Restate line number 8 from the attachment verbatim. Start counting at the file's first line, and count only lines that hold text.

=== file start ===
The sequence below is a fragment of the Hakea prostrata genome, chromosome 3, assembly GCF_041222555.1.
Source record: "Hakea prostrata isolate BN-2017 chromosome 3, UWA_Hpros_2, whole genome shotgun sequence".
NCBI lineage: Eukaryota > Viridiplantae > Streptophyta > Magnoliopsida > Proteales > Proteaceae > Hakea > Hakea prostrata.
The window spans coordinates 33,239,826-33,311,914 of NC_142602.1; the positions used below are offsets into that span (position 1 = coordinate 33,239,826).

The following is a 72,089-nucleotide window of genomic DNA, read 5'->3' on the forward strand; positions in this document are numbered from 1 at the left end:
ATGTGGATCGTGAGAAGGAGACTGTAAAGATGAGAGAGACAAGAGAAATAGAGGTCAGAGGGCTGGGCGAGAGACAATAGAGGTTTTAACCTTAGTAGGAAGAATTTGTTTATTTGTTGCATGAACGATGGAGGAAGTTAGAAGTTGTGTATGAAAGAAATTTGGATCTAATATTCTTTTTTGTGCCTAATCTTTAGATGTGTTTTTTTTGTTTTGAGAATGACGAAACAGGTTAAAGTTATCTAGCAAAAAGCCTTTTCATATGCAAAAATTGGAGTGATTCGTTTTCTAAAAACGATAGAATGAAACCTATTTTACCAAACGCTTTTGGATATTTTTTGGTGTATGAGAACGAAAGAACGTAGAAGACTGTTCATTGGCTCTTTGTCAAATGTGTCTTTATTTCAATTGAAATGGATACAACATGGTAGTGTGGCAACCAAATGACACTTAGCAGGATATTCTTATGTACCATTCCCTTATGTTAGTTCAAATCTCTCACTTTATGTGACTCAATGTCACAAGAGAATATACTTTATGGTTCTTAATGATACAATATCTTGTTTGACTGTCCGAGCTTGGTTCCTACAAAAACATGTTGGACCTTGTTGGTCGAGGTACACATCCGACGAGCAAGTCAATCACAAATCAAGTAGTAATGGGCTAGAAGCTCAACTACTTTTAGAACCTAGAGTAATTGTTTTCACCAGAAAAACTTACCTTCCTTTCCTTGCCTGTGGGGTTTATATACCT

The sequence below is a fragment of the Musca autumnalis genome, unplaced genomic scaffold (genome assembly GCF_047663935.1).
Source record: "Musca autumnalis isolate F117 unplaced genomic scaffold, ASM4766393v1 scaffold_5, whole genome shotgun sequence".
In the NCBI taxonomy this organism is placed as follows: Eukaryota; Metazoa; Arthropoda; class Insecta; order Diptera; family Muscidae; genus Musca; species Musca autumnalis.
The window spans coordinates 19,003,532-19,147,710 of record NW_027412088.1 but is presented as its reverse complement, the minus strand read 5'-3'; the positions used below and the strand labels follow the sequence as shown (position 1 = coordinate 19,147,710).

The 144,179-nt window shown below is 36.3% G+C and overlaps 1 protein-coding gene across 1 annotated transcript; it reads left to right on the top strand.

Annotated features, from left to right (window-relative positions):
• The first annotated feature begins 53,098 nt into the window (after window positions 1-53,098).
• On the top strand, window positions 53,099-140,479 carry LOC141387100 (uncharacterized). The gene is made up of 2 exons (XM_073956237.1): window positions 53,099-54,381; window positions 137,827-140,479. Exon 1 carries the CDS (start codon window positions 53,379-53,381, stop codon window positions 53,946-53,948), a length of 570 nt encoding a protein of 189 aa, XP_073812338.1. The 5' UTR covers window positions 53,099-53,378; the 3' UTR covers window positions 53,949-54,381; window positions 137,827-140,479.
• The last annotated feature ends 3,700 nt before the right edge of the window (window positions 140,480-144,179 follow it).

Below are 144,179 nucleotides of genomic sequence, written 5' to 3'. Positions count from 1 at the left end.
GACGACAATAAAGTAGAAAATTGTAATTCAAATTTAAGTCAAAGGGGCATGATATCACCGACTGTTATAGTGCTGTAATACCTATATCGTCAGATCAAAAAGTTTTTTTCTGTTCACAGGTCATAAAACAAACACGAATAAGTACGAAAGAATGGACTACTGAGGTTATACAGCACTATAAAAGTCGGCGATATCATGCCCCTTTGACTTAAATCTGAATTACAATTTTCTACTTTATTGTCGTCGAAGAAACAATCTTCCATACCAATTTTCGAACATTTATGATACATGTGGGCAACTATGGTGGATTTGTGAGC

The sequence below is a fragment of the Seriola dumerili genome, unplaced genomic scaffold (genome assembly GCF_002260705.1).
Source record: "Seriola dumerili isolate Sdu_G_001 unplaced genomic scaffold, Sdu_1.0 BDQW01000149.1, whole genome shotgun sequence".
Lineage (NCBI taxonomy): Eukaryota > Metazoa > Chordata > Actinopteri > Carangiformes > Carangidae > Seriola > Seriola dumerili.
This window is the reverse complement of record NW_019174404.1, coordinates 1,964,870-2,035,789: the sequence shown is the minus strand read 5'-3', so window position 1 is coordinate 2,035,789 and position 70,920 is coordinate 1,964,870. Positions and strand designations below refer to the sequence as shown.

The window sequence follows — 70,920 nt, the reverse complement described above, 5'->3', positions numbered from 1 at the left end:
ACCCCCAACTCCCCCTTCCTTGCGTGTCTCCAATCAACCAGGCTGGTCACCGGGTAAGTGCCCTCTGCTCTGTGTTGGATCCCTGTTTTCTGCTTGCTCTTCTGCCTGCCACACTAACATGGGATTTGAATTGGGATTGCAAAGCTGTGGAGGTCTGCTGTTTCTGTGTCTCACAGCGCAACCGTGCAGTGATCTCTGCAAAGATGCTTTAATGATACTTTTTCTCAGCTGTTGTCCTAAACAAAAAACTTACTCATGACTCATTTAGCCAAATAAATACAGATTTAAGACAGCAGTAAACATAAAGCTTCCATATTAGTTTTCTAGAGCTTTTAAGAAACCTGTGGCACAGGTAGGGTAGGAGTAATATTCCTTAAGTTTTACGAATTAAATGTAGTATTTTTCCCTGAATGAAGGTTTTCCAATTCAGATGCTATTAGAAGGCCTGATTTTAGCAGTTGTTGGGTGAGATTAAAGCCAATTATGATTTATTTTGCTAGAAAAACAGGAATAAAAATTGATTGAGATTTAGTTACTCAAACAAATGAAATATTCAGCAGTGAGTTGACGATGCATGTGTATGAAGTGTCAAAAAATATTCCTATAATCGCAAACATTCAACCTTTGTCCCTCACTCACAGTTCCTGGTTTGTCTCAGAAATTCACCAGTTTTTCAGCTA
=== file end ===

Source record: "Musca autumnalis isolate F117 unplaced genomic scaffold, ASM4766393v1 scaffold_5, whole genome shotgun sequence".